KRASNAYA POLYANA, RUSSIA – Marit Bjoergen became the most decorated female Winter Olympian in history Saturday by leading a Norwegian sweep in the women’s 30-km cross-country ski race at the Sochi Games.
Bjoergen won her sixth Olympic gold, to go with three silvers and a bronze. Her career total of 10 puts her ahead of Russian cross-country skier Lyubov Egorova, who had six golds and three silvers.
Two other women — Stafania Belmondo of Italy and Soviet skier Raisa Smetanina — also have 10 medals in cross-country, but fewer golds.
The Norwegian women finally displayed their dominance of the sport on Sunday, as Bjoergen pulled away from teammate Therese Johaug heading into the stadium and sprinted alone to win her third gold of the Sochi Olympics.
She also won three gold medals in Vancouver.
Johaug took silver and Kristin Stoermer Steira was third. The three Norwegians pulled away after the 10-km mark and then built a lead of more than a minute on the rest of the field.
“It’s incredible. We’re all Norwegian and we’re all on the podium,” Bjoergen said. “This has been a goal for me for a long time. I thought the 30K would be hard but I’ve felt very good in the last days.”
Steira couldn’t keep pace in the final uphill section, and Johaug didn’t have an answer when Bjoergen made her move.
“I knew that I am stronger than them in the sprints, so I was waiting for them to attack on the last climb,” Bjoergen said. “Therese upped her speed and I just followed her, then I passed her.”
Kerttu Niskanen of Finland was fourth, 1 minute, 21.7 seconds back.
It was a perfect finish for the Norwegian team after the women’s relay last weekend, when the heavily favored team finished fifth. The team blamed that result — and the men’s fourth-place finish a day later — on having failed to find the right wax setup for the skis in the warm weather conditions. It led to a mini-crisis for the ski-crazed nation — until Bjoergen led Norway to gold in the team sprint on Wednesday.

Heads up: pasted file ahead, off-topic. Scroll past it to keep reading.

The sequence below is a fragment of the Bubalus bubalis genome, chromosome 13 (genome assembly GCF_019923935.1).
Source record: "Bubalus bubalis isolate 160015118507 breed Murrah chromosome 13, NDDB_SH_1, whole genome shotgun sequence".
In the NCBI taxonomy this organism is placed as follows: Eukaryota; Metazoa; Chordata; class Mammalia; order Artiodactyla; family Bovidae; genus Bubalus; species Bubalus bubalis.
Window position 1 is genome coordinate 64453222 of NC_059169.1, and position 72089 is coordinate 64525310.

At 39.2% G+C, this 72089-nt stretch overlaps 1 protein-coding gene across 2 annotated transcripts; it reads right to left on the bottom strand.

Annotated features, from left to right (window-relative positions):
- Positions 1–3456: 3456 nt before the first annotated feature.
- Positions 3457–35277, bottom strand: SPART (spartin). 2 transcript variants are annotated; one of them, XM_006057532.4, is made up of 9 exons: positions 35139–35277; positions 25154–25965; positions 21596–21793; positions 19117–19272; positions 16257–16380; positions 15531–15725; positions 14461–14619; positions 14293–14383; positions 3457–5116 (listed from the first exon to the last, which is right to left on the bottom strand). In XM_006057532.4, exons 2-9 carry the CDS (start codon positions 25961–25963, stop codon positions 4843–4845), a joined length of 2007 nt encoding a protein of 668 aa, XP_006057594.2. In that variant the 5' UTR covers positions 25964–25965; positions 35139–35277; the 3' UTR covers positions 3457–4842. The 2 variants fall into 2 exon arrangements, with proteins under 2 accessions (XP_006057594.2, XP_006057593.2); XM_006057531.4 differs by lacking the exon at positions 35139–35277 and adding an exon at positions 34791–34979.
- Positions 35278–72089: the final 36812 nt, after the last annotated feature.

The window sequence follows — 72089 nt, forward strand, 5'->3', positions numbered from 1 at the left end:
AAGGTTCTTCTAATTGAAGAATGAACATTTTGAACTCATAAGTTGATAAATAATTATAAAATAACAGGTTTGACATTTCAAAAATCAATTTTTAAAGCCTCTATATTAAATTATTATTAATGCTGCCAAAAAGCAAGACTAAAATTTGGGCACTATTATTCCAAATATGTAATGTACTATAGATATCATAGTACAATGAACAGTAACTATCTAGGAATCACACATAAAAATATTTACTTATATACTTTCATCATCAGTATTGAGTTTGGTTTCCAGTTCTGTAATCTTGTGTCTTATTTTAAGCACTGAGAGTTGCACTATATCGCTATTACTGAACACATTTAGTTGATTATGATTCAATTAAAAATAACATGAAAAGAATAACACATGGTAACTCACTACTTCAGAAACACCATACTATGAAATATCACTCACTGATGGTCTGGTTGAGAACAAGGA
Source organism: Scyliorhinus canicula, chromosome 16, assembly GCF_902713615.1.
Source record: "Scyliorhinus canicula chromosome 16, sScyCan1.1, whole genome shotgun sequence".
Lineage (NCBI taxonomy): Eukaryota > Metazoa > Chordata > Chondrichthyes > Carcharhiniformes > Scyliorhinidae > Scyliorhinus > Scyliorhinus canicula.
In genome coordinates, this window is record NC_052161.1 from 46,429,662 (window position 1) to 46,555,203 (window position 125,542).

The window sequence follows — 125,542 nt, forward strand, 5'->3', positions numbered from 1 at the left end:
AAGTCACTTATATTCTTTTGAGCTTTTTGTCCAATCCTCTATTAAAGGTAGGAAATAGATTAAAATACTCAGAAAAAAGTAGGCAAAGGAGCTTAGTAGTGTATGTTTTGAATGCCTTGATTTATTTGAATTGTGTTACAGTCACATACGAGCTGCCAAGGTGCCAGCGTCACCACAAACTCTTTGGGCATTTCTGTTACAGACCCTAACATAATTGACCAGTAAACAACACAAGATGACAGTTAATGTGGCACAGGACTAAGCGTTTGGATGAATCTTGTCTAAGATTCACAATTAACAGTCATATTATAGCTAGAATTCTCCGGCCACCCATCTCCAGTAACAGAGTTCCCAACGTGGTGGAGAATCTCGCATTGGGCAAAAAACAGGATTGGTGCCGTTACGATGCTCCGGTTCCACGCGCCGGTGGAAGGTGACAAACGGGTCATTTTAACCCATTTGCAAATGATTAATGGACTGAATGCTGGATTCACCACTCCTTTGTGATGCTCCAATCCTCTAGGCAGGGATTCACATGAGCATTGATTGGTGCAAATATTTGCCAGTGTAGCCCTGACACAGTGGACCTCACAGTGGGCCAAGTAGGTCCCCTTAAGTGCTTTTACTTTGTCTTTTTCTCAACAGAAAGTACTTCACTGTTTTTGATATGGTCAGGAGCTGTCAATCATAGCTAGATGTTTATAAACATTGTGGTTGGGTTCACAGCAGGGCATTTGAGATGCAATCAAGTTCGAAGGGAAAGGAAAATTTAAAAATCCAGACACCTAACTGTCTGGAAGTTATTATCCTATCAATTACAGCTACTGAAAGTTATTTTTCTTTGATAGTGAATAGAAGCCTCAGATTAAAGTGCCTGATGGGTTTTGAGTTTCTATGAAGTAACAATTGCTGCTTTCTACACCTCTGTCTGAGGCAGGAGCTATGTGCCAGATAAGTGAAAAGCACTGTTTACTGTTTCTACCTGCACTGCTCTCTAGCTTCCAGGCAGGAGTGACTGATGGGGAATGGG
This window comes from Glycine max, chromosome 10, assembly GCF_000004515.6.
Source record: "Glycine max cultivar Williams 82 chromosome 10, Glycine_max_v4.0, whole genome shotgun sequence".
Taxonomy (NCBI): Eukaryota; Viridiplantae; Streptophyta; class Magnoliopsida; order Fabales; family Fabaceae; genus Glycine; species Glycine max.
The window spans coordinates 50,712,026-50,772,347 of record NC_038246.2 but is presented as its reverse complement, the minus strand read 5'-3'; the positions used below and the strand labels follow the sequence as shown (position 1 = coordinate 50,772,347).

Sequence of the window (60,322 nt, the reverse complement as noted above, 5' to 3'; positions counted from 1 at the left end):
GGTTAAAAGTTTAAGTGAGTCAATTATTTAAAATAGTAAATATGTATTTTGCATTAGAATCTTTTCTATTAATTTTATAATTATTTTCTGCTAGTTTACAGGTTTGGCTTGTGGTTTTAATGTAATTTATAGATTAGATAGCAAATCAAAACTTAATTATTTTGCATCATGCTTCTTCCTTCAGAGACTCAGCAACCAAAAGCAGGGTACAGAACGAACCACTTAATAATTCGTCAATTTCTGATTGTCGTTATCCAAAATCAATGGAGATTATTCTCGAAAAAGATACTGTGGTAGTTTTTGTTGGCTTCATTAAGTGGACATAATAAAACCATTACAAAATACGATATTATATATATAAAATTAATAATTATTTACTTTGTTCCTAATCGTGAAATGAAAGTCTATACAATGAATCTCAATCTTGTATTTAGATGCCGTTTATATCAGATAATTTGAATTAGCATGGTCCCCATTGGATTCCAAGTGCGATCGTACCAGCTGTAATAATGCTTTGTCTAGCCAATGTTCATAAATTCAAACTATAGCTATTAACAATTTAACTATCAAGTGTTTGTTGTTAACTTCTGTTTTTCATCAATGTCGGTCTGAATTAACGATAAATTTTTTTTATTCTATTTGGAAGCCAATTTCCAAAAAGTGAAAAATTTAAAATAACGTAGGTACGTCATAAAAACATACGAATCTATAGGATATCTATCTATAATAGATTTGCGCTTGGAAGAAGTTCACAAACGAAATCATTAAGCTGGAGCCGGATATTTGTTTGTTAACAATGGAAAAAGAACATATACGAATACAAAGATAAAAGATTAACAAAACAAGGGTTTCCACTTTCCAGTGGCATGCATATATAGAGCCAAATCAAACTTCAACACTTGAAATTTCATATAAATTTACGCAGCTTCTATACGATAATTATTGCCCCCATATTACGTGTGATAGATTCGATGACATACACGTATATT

“We weren’t that good in the relay so we showed today that we are the best,” Bjoergen said.
It was clear from Saturday’s race that the team now has sorted out the waxing problem — especially since all three medalists opted not to change skis to a freshly waxed pair at either the 10K or 20K mark.
That helped build the initial gap as many of their closest rivals did change after 10K, but they all quickly fell further behind the Norwegians despite having a fresh pair.
Charlotte Kalla, who led Sweden to gold in the relay and won two individual silvers in Sochi, ran out of energy shortly after the 10K mark and finished 34th, more than five minutes behind. Justyna Kowalczyk of Poland, who won the 10K classical race despite skiing with a foot fracture, pulled out around the halfway mark when she was more than 30 seconds back.
For Steira, it was her first individual Olympic medal after four fourth-place finishes at previous games.
“Finally,” she said. “I’ve tried so many times and finally I succeed and get a medal. It’s amazing, I don’t think words can explain. … Right now I’m smiling all the way but when I crossed the finish line, I felt emotional.”